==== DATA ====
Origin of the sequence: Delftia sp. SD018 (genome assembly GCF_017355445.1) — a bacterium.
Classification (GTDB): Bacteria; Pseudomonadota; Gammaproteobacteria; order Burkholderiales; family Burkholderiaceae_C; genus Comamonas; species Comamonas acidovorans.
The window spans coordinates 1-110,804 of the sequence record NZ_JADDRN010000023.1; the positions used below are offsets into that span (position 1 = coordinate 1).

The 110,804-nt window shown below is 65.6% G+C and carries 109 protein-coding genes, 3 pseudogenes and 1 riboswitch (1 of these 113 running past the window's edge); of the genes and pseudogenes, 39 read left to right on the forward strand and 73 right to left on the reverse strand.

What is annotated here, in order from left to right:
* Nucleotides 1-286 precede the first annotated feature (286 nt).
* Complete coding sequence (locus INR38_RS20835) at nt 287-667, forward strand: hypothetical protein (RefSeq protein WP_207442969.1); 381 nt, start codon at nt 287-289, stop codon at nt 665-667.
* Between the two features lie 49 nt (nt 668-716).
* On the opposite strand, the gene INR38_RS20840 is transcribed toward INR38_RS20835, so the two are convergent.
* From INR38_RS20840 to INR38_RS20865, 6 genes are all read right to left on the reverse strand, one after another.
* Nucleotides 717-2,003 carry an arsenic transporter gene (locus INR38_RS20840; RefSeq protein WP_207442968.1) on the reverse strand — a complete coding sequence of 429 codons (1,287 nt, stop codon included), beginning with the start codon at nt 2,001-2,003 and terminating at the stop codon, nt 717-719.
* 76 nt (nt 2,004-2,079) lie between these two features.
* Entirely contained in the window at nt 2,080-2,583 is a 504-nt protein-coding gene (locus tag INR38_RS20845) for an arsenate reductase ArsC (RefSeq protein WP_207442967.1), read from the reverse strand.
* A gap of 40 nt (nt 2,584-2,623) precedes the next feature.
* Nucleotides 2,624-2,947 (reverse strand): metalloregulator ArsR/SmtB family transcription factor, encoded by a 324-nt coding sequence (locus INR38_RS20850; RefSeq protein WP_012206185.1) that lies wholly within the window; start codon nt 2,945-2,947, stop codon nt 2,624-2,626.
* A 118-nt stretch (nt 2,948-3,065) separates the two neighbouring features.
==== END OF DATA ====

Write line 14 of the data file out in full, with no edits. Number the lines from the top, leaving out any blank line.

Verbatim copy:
* A gap of 40 nt (nt 2,584-2,623) precedes the next feature.